Tuesday 18 June
Chestnut-bellied hummingbird (Amazilia castaneiventris)
Chestnut-bellied hummingbird fact file
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Chestnut-bellied hummingbird description
The wonderfully vibrant chestnut-bellied hummingbird has a glittering golden-green throat and chest, and bronze-green upperparts (2). As its common name suggests, the belly is a chestnut colour that extends to the tail, and fades to buff on the rump (2) (4). This small hummingbird has a straight, medium-sized, blackish bill, with a red base, while inconspicuous white feathers give the legs a ‘fluffy’ appearance (2) (4). The female is similar to the male, but somewhat duller, with a paler belly and barring on the upper throat feathers. Juveniles lack the bright colouration of adults and have a reddish-brown tinge to the throat feathers (2).
- Amazilia Ventricastaña.
- Average head-body length: 9 cm (2)
Chestnut-bellied hummingbird biology
The diminutive hummingbirds display remarkable manoeuvrability in flight, capable of hovering whilst feeding, with up to 200 wing beats per second. Owing to this energy-demanding behaviour, hummingbirds feed almost exclusively on nectar, the carbohydrate-rich sugar secretions of plants, feeding from as many as 1,000 to 2,000 flowers each day. Hummingbirds also have the highest oxygen requirement of any vertebrate and, as a result, have uniquely structured lungs that enable them to breathe at a rate of up to 500 breaths per minute. These physiological adaptations have allowed hummingbirds to occupy a vast array of habitats and altitudes throughout the Americas (6).
A little studied species, the biology of the chestnut-bellied hummingbird remains largely unknown. However, this tiny bird is thought to feed from the flowers of several plant species, including Salvia and Trichanthera, using its long, specialised tongue to collect nectar from the bottom of the nectaries (2). Breeding pairs form between August and December and, in common with other hummingbirds, males will attract partners with elaborate courtship displays (2) (6). It is also likely that males are territorial and will vigorously defend their home range from intruders (6). Males may mate with several females, but females are responsible for incubating the clutch of two eggs and raising the offspring (2) (6). Once fledged, the young birds may remain fairly sedentary, or undertake nomadic movements in response to seasonal fluctuations in water availability and flowering in key plant species (4).Top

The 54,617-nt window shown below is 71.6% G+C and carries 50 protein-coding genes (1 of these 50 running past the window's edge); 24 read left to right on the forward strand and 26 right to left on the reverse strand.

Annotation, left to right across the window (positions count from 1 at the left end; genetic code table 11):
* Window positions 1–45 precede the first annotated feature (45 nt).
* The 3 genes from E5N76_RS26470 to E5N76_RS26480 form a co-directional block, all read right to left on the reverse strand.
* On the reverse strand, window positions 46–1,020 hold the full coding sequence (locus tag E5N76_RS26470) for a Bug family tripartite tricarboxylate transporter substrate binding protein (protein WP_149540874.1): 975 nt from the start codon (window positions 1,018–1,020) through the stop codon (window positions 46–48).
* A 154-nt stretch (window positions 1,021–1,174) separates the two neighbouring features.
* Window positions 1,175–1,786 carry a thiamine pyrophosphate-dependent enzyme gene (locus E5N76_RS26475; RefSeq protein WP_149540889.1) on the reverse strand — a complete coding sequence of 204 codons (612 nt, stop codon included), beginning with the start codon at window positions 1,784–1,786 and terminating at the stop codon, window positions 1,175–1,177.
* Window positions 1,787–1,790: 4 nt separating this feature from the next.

Chestnut-bellied hummingbird range
Endemic to Colombia, the chestnut-bellied hummingbird has a fragmented distribution across the western slope of the East Andes, and the Serranía de San Lucas. As the species has been largely unrecorded over recent decades, its exact distribution is unclear, but it is known to occur in around 15 locations through the Departments of Bolivar, Santander and Bojacá (4).Top
Chestnut-bellied hummingbird habitat
The chestnut-bellied hummingbird is typically found in dry forested valleys with bushes and low trees, between 850 and 2,200 metres above sea level (5). It is also relatively tolerant of habitat degradation, and has been recorded in fruit and coffee plantations, and agricultural pastures (4).Top